Watching celebrities getting into financial jams has become something of a cottage industry. There is at least one blog devoted to the subject, by Cincinnati law professor Paul Caron. Austin, TX writer and tax geek Kay Bell watches too. Even Roni Deutch, the queen of late night TV tax service commercials keeps a list. Though in her line of work, she may be able to write some of that off.

So, if you are starting to pull year-end tax records together soon - and you should be - just remember: action heroes can be lousy tax advisers. Here's a short list of things IRS definitely recommends avoiding and 15 pages of why. The short answer is, they don't work.

Wednesday, November 25, 2009

Ho Ho Ho or Humbug, What's your shopping plan?

Are Christmas shopping forecasters secret Scrooges? Some retailers think so. They contend mainstream media tends to deck the malls with doom and gloom in their holiday shopping forecasts.

Holiday shopping forecasts often are moving targets. The National Retail Federation, which last month forecast a basically flat shopping season this year, now predicts 134 million of us will be lining up outside discount stores at O-Dark-30 tomorrow.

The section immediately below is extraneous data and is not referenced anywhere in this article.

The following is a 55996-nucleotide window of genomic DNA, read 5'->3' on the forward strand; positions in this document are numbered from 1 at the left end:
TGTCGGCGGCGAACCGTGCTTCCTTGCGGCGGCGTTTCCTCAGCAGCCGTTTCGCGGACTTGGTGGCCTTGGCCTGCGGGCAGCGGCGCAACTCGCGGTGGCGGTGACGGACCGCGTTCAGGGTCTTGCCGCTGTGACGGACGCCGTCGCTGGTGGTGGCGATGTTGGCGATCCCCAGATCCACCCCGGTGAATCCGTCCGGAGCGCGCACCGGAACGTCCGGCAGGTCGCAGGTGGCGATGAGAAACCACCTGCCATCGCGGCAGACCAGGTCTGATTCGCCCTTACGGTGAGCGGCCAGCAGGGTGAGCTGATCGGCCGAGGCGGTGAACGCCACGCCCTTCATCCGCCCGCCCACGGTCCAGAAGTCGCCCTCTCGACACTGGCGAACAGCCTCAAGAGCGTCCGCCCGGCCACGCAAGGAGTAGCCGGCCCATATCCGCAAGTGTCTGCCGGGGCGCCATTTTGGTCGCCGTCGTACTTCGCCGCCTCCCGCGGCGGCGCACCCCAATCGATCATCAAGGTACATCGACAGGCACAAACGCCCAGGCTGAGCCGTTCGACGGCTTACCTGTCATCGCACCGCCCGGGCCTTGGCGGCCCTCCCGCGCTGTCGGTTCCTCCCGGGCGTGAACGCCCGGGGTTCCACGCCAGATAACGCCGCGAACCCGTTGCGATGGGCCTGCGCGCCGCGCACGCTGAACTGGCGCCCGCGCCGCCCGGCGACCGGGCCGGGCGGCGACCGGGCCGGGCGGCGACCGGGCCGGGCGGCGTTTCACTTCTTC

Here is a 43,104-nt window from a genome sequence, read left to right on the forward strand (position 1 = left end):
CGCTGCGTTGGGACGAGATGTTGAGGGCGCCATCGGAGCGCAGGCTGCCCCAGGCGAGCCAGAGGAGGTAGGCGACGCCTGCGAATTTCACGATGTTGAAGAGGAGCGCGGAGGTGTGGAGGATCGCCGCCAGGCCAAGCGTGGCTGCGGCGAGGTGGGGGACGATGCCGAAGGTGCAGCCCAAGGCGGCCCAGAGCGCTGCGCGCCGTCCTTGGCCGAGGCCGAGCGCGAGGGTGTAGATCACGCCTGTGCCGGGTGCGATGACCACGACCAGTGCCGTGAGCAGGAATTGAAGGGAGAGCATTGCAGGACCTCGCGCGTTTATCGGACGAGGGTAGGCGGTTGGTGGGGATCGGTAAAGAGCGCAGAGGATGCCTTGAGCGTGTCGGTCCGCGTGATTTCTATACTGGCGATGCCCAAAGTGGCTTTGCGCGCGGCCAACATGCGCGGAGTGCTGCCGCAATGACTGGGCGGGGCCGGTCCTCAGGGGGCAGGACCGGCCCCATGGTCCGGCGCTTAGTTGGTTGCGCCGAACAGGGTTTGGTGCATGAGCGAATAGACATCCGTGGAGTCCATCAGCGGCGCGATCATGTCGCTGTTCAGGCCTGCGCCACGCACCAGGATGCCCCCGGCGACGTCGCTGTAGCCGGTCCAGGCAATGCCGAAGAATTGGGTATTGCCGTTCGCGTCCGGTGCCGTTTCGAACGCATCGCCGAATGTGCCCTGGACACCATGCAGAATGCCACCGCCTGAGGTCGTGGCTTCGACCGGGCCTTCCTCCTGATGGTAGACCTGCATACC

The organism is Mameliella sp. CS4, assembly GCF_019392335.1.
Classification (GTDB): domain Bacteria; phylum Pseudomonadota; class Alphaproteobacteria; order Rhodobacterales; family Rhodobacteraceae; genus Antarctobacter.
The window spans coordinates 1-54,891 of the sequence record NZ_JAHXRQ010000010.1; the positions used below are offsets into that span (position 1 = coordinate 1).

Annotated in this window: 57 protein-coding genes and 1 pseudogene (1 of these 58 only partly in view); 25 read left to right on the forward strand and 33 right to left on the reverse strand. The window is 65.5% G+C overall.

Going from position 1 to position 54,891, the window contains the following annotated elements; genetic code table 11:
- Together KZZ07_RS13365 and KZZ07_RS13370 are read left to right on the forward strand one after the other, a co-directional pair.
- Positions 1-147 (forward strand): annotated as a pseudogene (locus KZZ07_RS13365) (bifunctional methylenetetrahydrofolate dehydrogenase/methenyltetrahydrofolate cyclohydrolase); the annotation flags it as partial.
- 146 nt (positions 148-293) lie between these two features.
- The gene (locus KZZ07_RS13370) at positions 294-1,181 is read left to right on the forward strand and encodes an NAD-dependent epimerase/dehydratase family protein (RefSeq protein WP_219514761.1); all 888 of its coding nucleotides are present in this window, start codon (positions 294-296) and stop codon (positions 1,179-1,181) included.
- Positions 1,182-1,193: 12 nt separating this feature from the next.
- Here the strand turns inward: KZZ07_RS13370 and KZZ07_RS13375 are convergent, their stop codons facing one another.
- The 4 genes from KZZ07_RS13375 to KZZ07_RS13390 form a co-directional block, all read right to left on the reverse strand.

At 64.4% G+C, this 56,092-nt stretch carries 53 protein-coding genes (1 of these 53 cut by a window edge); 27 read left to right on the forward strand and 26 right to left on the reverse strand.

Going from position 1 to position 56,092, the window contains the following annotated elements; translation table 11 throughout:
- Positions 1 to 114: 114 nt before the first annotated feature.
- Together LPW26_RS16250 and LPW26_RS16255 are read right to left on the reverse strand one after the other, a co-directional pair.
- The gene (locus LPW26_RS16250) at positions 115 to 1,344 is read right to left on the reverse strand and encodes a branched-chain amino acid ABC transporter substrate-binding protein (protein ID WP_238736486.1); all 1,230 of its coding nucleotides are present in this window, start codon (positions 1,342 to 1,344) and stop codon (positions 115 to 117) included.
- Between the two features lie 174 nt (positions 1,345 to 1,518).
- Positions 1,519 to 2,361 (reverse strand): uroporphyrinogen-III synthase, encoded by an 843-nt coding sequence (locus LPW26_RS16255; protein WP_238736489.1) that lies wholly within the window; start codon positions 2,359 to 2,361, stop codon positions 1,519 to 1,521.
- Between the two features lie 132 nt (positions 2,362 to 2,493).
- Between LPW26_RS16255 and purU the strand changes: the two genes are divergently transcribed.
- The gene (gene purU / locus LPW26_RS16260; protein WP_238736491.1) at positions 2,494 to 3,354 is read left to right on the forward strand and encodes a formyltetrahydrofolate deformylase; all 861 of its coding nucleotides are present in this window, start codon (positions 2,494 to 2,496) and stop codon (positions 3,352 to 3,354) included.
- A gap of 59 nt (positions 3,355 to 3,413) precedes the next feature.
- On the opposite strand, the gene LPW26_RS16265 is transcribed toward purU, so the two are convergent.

What we'll be doing there is anybody's guess. Really. Relatively few of us plan to cut back our holiday spending, but we'll be watching our money more closely, we've told pollsters for Quite a few of us, though not as many as last year, plan to cut back, but will be freer with our money, we told a joint Consumer Federation of America/Credit Union National Association survey. If you do the math, some of us fibbed.

I think there's another reason it might not seem holiday festive yet. Even though the recession is over, according to the double domes, many communities are cutting back on holiday decorations this year because money is tight. Holiday event planners are feeling a pinch too.

Monday, November 23, 2009

Peaking mentally at this as good as it gets?

Age 53 is your sweet spot where handling money is concerned according to some Harvard researchers quoted by Ryan Sager at

That's about when you've picked up as much financial street smarts as possible before aging begins slowing your brain functions, according to the lead scientist, David Laibson, who incidentally is 43.

That doesn't mean best is good, though. I know I made some dumb decisions at 53; technology stocks were hot at the time. Many of today's 53-year-olds - who make up a big swath of the U.S. population -are apparently in the same boat.